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God's Hemmings

I once saw a lady at a conference tacking up her loose him with strips of cellophane tape.  "Isn't she clever!" I said to a friend.  "I would never have thought to do that."  This woman knew what every classy lady knows -- a gal looks really tacky when her hem is dragging.

Young gilrs begin to learn the art of sewing by putting in a hem; it is basic to all garment sewing.  We hem sleeves and skirts; we face a shirt, blouse or jacket front; we bind or over-stitch seams inside a garment to keep the raw edges of especially soft material from fraying.

Psalm 139:5 (NIV) says that God, who knows how I was made, and is aware of all my weaknesses -- God "hems me in."  How does He do that?

God keeps me from unraveling.  To prevent fabric from wear, three thicknesses of fabric 'pad' places where a garment is particularly stressed, such as the bottom of a skirt or sleeve.  One thickness of fabric with a raw ege would soon fray away, thread by thread, leaving the dress looking untidy and tattered.

Every woman experiences stress.  She starts supper while she finishes the last of the ironing, separating two sqabbling siblings and mediating a truce between teeagers all in the same half-hour.  Why is it that the biggest crises of the day happen at the end of a woman's multi-tasking day, when she is the most tired?  If she works outside the home, her stress is increased.

A woman's day has many turnings.  One harried mother put BCKN4TH on her license plat -- back-and-forth, back-and-forth.  It helps to know that God is by my side to keep me from unraveling.

God protects me.  To "hem in" can also mean to confine or restrict.  When I hear this term, I think of frightened sheep, which, in their terror, want to dart out of the flock, actually exposing theselves to even greater danger.  We hold a frightened child's hand at the street-side, so that when a car whizzes by, he won't dart out into its path in alarm.  God protects us in the same way.  Psalm 91 tells us that we needn't fear diseases; "stones" in the path the Lord has set us on;  "lions" that roar to terrify; "cobras" with venom in their mouths.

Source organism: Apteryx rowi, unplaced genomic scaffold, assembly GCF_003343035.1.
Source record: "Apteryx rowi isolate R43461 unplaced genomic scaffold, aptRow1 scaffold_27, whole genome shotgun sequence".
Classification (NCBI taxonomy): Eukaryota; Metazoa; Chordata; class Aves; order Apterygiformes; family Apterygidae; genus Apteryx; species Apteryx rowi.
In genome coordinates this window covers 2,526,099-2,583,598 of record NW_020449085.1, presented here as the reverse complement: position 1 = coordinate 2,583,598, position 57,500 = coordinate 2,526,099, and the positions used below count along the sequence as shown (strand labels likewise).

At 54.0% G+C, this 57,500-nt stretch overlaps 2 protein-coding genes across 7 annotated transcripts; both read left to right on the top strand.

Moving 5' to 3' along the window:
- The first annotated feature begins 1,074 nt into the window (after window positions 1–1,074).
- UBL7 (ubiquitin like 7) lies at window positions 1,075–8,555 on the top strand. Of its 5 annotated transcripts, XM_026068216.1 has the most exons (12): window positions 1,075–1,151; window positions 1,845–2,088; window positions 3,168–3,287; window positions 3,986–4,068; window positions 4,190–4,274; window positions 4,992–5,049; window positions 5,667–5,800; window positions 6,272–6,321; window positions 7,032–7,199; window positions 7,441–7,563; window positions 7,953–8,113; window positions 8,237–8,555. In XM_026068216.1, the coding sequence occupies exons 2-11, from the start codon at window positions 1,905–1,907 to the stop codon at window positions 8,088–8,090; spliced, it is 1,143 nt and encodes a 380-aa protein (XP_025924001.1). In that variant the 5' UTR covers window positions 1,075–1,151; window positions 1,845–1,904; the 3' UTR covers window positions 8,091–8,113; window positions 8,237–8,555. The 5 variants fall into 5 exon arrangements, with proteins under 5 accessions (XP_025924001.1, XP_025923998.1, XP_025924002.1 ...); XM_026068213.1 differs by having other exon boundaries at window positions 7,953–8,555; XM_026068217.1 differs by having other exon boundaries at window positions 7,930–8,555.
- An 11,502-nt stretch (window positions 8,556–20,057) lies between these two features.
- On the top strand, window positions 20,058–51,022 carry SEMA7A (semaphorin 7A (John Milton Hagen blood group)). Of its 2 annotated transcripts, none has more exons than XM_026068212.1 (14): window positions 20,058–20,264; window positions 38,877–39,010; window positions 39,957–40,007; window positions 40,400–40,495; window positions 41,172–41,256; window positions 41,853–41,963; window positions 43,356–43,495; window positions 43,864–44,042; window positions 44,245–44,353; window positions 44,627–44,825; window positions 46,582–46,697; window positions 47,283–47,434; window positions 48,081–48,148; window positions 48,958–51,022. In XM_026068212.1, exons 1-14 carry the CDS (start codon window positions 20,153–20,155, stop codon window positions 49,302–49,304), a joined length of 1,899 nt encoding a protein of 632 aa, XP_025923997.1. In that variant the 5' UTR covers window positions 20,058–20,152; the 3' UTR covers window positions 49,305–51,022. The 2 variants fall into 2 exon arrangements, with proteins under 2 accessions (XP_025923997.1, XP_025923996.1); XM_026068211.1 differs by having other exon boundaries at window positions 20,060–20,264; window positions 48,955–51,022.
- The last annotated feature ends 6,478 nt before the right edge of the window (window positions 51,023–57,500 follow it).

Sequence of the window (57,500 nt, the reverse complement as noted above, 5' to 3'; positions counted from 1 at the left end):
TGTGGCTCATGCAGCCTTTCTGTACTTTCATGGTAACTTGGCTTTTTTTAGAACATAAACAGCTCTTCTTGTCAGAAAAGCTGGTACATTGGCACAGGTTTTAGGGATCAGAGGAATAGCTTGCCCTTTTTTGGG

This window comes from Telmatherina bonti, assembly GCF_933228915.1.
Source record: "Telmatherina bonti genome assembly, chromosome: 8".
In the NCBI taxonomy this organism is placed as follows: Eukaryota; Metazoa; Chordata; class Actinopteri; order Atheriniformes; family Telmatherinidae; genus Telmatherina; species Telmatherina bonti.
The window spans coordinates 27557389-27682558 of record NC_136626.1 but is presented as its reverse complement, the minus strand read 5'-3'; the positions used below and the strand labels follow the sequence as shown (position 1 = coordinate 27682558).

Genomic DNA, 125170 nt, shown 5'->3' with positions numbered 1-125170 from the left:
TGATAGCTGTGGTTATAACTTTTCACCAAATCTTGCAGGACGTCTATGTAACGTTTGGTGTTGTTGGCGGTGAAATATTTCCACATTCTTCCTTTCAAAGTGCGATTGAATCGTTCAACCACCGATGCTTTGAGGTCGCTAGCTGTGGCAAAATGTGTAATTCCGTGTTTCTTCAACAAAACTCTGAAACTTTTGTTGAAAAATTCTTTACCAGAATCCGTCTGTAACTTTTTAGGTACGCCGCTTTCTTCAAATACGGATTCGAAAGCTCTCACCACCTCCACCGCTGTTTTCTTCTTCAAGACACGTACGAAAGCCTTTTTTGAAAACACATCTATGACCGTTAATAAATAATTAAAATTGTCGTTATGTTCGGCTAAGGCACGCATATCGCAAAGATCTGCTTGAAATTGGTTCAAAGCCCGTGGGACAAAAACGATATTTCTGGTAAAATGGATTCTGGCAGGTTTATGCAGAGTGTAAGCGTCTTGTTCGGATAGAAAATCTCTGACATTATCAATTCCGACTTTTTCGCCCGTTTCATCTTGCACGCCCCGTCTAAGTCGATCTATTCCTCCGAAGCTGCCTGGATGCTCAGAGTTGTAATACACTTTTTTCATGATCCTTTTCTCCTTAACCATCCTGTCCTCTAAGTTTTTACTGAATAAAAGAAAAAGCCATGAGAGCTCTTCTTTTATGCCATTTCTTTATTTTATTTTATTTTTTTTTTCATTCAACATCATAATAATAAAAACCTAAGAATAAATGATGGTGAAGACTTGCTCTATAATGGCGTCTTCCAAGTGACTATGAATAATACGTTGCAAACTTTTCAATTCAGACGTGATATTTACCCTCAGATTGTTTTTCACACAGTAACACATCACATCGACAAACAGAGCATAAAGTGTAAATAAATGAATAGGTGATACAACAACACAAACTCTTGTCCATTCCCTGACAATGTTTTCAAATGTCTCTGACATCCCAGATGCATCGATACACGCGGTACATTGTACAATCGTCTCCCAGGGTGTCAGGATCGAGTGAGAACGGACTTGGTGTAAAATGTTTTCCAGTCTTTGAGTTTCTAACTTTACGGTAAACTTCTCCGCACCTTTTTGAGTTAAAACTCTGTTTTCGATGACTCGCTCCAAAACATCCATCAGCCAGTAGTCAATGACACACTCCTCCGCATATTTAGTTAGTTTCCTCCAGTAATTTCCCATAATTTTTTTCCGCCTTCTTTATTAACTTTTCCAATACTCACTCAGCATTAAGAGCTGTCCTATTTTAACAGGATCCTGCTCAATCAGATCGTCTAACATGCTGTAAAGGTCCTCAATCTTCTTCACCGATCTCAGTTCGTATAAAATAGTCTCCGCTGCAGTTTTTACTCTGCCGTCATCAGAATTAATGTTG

'"Because he loves me," says the Lord, "I will rescue him; I will protect him, for he acknowledges my name.  He will call upon me, and I will answer him; I will be with him in trouble, I will deliver him and honor him,"' (verses 14-16).  Deliverance and protection are God's gift to me today.

God beautifies me.  Ethiopian women hem their traditional white dresses with colorful woven borders.  Red, gold, orange, blue and green shine brightly on the hems of dresses and the filmy shawls that cover their heads and shoulders.  If they are short of funds, they may only border the front of the skirt, the back having a turned-under finish.  They prefer to border the whole skirt and shawl and the wider the border, the better; that way, no matter how they turn, the lovely borders enhance their striking beauty.  Knowing that God "hems me in -- behind and before" (Psalm 139:5b) allows His glory to beautify the physical and spiritual aspect of every woman who trusts in Him.

God wants to own me.  Store managers deliberately place their goods where shoppers will touch and handle them.  We touch the things we possess with gentle fingers because we cherish them.  In the fabric store, we touch the cloth that we wish we could own, letting it trail through our fingers as we pass by.  We're more likely to buy what we touch.  The selvage hem on the long side keeps the fabric intact.

The Psalmist said, ". . . you have laid your hand upon me," (Psalm 139:5c).  He wants to own each of us.  Does God own me by the inch, by the yard or by the bolt?

Will I allow myself to be blessed by God's Hemming?


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